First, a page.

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Dribbling and technique skills question/issue.


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This is something that has been bugging me for quite a while and this player reminded me of it. How can you have technique 8 and dribbling 13? The way it works in my mind is that you shouldn't be able to dribble well unless you were a technical player in the first place. Good technique is a prerequisite for good dribbling skills. Good technique means stuff like being able to receive and control a difficult long pass or being able to run with the ball at your feet without tripping over yourself and losing it. Also being good at dribbling is like the next level in technical ability. We see many defenders with decent technical abilities but that doesn't mean they can dribble successfully.

 

I guess what I'm saying is that maybe a player should not have a dribbling skill higher than the technique, if dribbling is 13 then technique should also be at least 13.

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Technique is their skill with the ball and how well they control it (it can also affect which of the PPM's they'll get as they develop), dribbling is their speed and general effectiveness when dribbling.

The two are very different in concept - for instance you'll see some fairly effective dribblers (especially in the lower leagues) who are good at dribbling with the ball but have poor technique. Brighton had a player in the late 1990's called Peter Smith, he was a tall, lanky guy who won player of the season twice for us ... played at right back and was prone to explosive dribbles down the wing sporadically ... he'd make good progress and rarely lost the ball ... 

HOWEVER he had absolutely no technique (neither did most of the team at the time we were in free fall through the divisions at that point) - he dribbled by kicking the ball ahead of himself and chasing it, he was fast enough and had good enough judgement that he normally retained the ball, but it didn't look as pretty as someone with high dribbling and high technique doing it.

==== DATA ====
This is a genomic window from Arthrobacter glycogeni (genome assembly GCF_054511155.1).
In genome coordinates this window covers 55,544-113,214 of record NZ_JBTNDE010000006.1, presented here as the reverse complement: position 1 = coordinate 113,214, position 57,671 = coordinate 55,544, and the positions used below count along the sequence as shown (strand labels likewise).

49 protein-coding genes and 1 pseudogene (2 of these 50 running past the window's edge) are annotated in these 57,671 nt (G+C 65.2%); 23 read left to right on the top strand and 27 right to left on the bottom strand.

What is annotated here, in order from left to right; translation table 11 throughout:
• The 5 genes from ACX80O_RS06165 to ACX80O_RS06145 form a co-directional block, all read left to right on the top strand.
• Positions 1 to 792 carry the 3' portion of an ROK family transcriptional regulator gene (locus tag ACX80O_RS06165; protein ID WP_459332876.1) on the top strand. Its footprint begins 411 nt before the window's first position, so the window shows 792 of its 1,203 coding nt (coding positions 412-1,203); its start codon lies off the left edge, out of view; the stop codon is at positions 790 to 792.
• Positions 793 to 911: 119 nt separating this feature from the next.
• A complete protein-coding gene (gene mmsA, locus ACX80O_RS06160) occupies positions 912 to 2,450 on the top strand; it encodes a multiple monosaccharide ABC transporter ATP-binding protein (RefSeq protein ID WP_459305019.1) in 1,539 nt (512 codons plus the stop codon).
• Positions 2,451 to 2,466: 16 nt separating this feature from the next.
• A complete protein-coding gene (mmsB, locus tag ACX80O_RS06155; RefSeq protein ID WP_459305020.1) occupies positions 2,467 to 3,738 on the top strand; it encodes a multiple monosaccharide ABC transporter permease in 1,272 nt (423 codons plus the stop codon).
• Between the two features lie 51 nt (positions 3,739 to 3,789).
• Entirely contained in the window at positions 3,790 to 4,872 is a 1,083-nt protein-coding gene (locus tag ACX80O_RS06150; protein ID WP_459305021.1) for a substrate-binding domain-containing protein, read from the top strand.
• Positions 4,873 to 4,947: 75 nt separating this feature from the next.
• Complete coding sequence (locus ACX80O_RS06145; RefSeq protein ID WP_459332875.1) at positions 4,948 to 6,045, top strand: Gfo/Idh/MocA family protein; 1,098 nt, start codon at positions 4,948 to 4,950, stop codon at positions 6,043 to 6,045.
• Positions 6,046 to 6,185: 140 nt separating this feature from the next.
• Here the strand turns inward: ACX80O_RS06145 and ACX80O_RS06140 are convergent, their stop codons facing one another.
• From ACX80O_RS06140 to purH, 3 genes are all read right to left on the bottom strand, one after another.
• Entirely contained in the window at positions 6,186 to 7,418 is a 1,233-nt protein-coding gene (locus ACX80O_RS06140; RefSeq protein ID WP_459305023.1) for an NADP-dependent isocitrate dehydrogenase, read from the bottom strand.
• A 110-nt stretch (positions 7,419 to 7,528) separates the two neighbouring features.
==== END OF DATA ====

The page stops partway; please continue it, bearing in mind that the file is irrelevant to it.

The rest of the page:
It's important to show the difference between the two because someone with high dribbling and low technique will be effective in the lower leagues where you can kick and chase more easily, in the upper divisions that approach is far less likely to be effective and close control is more important in most situations because you're likely to be closed down far faster.

(exceptions are perhaps if you play the person as a winger and look to 'break' on the counter against teams)

Hope that helps :)

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Thanks for answering!

 

To be honest, I can't say that it makes much sense to me. Your first paragraph, where you describe technique as "their skill with the ball and how well they control it", isn't that like an obvious prerequisite for good dribbling skills? How can you even attempt dribbling without having those skills in the first place? I mean, you can, but you almost surely won't succeed... Because, as much fun as it must have been to watch that football player you mentioned, I'm not sure I would describe his attempts as "dribbling", lumping the ball forward and trying to outrun the opponent. That sounds like something a player with no technique and no dribbling skills would attempt.

 

I understand the need to have those two separate skills in the game as they mean different things, nothing to object here, it just doesn't seem logical to me that they should work as they do, with dribbling possibly being higher than technique. But thank you again for trying to clear it up!

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Technique also reflects how cleanly a player strikes the ball - for instance at the club I support (Southend) one of our wingers is a great dribbler, can play ok short passes but simply can't strike anything further than about 10 yards well.

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